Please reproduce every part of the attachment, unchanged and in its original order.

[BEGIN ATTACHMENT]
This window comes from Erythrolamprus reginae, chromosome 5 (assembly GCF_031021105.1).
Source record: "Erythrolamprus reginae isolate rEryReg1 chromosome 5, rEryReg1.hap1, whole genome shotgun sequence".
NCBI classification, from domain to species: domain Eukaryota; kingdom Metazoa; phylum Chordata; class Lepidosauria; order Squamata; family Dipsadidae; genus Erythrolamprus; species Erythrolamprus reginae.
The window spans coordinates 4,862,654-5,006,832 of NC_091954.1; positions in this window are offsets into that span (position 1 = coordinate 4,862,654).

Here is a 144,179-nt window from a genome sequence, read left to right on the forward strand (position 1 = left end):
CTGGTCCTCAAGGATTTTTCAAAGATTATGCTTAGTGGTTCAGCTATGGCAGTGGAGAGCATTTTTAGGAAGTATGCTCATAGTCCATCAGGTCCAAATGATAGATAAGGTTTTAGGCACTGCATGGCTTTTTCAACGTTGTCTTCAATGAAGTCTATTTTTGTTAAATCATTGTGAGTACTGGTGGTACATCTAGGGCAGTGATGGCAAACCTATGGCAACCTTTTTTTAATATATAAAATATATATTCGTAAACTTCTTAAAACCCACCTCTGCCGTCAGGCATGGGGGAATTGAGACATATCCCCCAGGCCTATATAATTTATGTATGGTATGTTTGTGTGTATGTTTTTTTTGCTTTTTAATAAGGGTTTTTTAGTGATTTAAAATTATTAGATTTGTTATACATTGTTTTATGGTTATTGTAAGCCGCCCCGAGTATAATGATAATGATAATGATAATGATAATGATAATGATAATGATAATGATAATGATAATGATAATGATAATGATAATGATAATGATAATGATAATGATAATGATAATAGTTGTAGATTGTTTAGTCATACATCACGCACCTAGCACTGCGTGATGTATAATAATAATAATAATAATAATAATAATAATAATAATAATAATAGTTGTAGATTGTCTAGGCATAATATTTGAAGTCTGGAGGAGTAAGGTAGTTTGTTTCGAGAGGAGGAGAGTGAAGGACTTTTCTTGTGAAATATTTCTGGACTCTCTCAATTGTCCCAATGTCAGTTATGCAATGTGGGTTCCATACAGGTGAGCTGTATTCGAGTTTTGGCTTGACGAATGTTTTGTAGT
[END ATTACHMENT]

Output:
This window comes from Erythrolamprus reginae, chromosome 5 (assembly GCF_031021105.1).
Source record: "Erythrolamprus reginae isolate rEryReg1 chromosome 5, rEryReg1.hap1, whole genome shotgun sequence".
NCBI classification, from domain to species: domain Eukaryota; kingdom Metazoa; phylum Chordata; class Lepidosauria; order Squamata; family Dipsadidae; genus Erythrolamprus; species Erythrolamprus reginae.
The window spans coordinates 4,862,654-5,006,832 of NC_091954.1; positions in this window are offsets into that span (position 1 = coordinate 4,862,654).

Here is a 144,179-nt window from a genome sequence, read left to right on the forward strand (position 1 = left end):
CTGGTCCTCAAGGATTTTTCAAAGATTATGCTTAGTGGTTCAGCTATGGCAGTGGAGAGCATTTTTAGGAAGTATGCTCATAGTCCATCAGGTCCAAATGATAGATAAGGTTTTAGGCACTGCATGGCTTTTTCAACGTTGTCTTCAATGAAGTCTATTTTTGTTAAATCATTGTGAGTACTGGTGGTACATCTAGGGCAGTGATGGCAAACCTATGGCAACCTTTTTTTAATATATAAAATATATATTCGTAAACTTCTTAAAACCCACCTCTGCCGTCAGGCATGGGGGAATTGAGACATATCCCCCAGGCCTATATAATTTATGTATGGTATGTTTGTGTGTATGTTTTTTTTGCTTTTTAATAAGGGTTTTTTAGTGATTTAAAATTATTAGATTTGTTATACATTGTTTTATGGTTATTGTAAGCCGCCCCGAGTATAATGATAATGATAATGATAATGATAATGATAATGATAATGATAATGATAATGATAATGATAATGATAATGATAATGATAATGATAATGATAATGATAATGATAATAGTTGTAGATTGTTTAGTCATACATCACGCACCTAGCACTGCGTGATGTATAATAATAATAATAATAATAATAATAATAATAATAATAATAATAGTTGTAGATTGTCTAGGCATAATATTTGAAGTCTGGAGGAGTAAGGTAGTTTGTTTCGAGAGGAGGAGAGTGAAGGACTTTTCTTGTGAAATATTTCTGGACTCTCTCAATTGTCCCAATGTCAGTTATGCAATGTGGGTTCCATACAGGTGAGCTGTATTCGAGTTTTGGCTTGACGAATGTTTTGTAGT